The Bio-protocol experience

A few months ago, I joined Bio-protocol as an associate editor. The first  protocol I edited is now published, so I thought I’ll write about this experience.


Bio-protocol is an open access, peer-reviewed e-journal which specializes, you guessed it, in publishing life-science protocols. Submission is almost exclusively by formal invitation and it is free of charge (i.e. no submission or publishing fees).

I first heard about Bio-protocol at last year’s ASCB meeting. There I’ve learned that it was established in 2011 by a group of Stanford researchers. Also, to cite from the website:

“Our mission is to make life science research more efficient and reproducible by curating and hosting high quality, open access, life science protocols.”

I thought this was a good cause, so I joined as a reviewer. I also offered my help as an editor, for two reasons. First, I noticed there was no cell biology/molecular biology editor at the time. Second, I thought it  will be a good experience for me. After my first review (for a protocol that was written terribly), I was accepted as associate editor.

A few more details about Bio-protocol, which just celebrated 5 years:

  • There are currently ~1400 protocols published, which are organized by field (11 fields) and organism (10 groups). These come from researchers all over the world (but mostly US & Europe. See map below).
  • The annual number of users rose from ~50,000 in 2012 to about 400,000 in 2015.
  • The team includes 4 executive editors, 10 advisers, 58 associate editors and >400 listed reviewers.

author_mapOur goal is to publish detailed step-by-step protocols that can be followed easily by experts and non-experts in the field. Protocols are typically accompanied by illustrations to facilitate understanding of the process;  examples of expected results and how to interpret them; and sometimes video of specific steps in the protocol.

We are also proud to announce that we are now partners of elife

“…we would encourage authors to also consider submitting a detailed protocol to Bio-protocol…” Quoted lines from eLife.

So how does the process work?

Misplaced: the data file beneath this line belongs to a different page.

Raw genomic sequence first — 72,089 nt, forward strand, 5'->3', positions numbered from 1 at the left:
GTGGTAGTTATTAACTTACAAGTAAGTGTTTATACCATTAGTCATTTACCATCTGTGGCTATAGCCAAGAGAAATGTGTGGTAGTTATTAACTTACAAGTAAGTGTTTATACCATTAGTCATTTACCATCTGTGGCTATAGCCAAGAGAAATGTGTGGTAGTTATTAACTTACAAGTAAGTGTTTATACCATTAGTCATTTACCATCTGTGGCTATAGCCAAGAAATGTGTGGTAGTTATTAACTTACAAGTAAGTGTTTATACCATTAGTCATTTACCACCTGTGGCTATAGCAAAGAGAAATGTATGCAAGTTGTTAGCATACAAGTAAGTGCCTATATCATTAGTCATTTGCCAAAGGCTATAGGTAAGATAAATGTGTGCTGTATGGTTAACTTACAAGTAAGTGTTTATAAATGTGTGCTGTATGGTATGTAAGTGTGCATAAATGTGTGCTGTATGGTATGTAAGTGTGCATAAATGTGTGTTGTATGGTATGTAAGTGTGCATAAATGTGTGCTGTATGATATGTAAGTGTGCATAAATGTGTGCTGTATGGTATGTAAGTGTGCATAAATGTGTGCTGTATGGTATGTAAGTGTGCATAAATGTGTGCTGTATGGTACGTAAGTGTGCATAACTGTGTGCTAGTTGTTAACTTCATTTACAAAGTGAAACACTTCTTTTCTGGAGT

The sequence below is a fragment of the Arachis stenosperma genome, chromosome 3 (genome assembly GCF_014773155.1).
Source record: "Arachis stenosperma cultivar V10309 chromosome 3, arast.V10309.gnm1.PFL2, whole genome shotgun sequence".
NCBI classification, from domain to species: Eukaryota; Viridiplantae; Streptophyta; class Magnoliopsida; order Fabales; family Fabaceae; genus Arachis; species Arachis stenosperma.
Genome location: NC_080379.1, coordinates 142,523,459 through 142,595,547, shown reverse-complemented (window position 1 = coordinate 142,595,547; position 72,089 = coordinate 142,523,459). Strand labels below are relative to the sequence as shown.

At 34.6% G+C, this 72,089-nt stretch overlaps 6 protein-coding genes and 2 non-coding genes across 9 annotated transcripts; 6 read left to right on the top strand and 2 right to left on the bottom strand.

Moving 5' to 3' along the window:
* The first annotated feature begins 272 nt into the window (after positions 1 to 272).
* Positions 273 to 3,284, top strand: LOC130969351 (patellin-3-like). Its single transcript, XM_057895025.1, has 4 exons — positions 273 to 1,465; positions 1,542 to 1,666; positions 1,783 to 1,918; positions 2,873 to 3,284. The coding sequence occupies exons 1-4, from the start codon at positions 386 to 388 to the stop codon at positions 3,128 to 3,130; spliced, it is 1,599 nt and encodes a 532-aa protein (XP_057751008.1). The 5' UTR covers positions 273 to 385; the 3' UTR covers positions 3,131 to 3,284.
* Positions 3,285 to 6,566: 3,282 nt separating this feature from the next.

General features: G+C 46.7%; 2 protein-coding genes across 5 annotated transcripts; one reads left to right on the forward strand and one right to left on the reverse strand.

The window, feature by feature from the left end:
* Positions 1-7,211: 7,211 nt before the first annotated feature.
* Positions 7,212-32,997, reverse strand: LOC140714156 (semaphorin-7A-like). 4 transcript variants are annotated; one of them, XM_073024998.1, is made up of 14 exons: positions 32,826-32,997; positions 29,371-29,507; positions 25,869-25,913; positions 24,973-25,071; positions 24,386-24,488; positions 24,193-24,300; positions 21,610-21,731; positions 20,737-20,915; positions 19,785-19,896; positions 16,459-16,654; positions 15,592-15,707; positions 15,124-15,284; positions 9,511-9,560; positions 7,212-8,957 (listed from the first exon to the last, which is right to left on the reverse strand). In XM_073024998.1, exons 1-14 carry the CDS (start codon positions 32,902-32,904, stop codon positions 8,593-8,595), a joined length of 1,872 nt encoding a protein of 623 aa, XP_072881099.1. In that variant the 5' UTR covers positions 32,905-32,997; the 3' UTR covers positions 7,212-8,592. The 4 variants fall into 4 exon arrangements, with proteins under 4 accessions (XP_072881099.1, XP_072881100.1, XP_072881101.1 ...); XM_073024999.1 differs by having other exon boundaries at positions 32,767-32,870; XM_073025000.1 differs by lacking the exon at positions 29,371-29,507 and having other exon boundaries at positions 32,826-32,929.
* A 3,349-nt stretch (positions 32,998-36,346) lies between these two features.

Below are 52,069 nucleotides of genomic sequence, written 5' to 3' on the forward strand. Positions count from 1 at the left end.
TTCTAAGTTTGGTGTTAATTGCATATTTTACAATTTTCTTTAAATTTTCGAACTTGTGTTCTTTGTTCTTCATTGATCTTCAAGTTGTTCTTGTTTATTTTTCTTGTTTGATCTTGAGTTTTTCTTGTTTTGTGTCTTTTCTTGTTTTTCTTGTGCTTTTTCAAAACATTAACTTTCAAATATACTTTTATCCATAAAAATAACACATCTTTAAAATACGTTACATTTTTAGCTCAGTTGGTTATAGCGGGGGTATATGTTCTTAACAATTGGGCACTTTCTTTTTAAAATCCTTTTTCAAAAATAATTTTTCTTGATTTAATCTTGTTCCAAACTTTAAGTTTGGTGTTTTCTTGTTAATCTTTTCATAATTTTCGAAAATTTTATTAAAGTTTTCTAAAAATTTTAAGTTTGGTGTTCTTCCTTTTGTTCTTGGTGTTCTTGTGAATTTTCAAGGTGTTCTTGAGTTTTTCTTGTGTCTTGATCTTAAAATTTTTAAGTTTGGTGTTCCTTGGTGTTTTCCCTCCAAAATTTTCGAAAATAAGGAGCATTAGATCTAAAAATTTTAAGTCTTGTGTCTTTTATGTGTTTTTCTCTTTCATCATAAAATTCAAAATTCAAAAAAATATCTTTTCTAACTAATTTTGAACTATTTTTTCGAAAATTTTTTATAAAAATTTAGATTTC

The associate editors (such as myself) read research papers and recommend protocols from within the Methods sections. We need to make sure there are no similar (or identical) protocols already published or in-process with Bio-protocol. Also, we try not to publish protocols that were already published in other peer-reviewed methods journals (such as Nature methods, Nature protocols, Methods in Enzymology etc…).

I typically browse through recent papers of the last few months. We generally do not go for papers older than a couple of years. The reason is that by this time the student that developed that protocol has probably left the lab. So unless the lab continues to use this protocol (& publish), it is unlikely that the PI will agree to write & send us the detailed protocol.

Authors can also recommend their own protocols by filling in our pre-submission form.

Next, our exec editor sends the invitations to the 1st & last authors. Unfortunately, very few authors accept our invitations.

Once an author accepts our invitation, we register the protocol (so no similar protocols are invited).

Then we wait (we ask for submission within two months).

Submission is easy, since we do not have any restrictions on format, length, etc… We just require the protocol to be as detailed as possible.

Once submitted, it is assigned (by me) to appropriate categories (field, organism, type of method), re-formatted (by the team) and then I need to assign reviewers.

This is a rather tiresome process, since one needs to sort through our multitude of reviewers to find such that are suitable; send invitations; and hope the reviewers accept the invitation. I only needed two reviewers (I’m the 3rd reviewer). But I had to invite 7 to get 2.

For that first paper, the review process was not long. It took several days to find the reviewers, but once accepted, they sent their review within less than 2 weeks (we give them 18 days).  The authors also responded quickly so from submission to “accepted” took about one & a half months.

We ask the reviewers to concentrate on reproducibility and clarity of the protocol. Does it contain details on all of the reagents? Is it clear what happens at each step? Will the protocol be improved by adding more text/figure/video?

Remember that this protocol was already peer-reviewed, and published as part of a scientific publication, so we consider that to be a good sign that this protocol is working and have scientific utility.

Of course, if the protocol contains some illogical or improbable steps, one should not ignore that…

Once all three reviewers submit their comments, I make sure their comments are logical and clear, then send to the authors. Once a revised version is submitted, we, the reviewers make sure it is OK. If everything is fine, the protocol is accepted.

So, that’s about it. To me, the most time consuming step is the first step of recommending protocols. The most interesting was reviewing the protocol, comparing that to the protocol published in the original research paper, and comparing my comments to those of the other reviewers.

So far, I only went through it for one protocol. Another was just submitted and several invitations were accepted, but not submitted yet.


After a protocol is published – it’s not done. Readers can post questions to authors to troubleshoot experiments. Readers can also post reproducibility feedback – did the protocol work as expected? Authors can edit their protocol based on such comments.

So, if you’ve read thus far you are probably interested, so you are invited to be a reader, be a reviewer or be an author at Bio-protocol.



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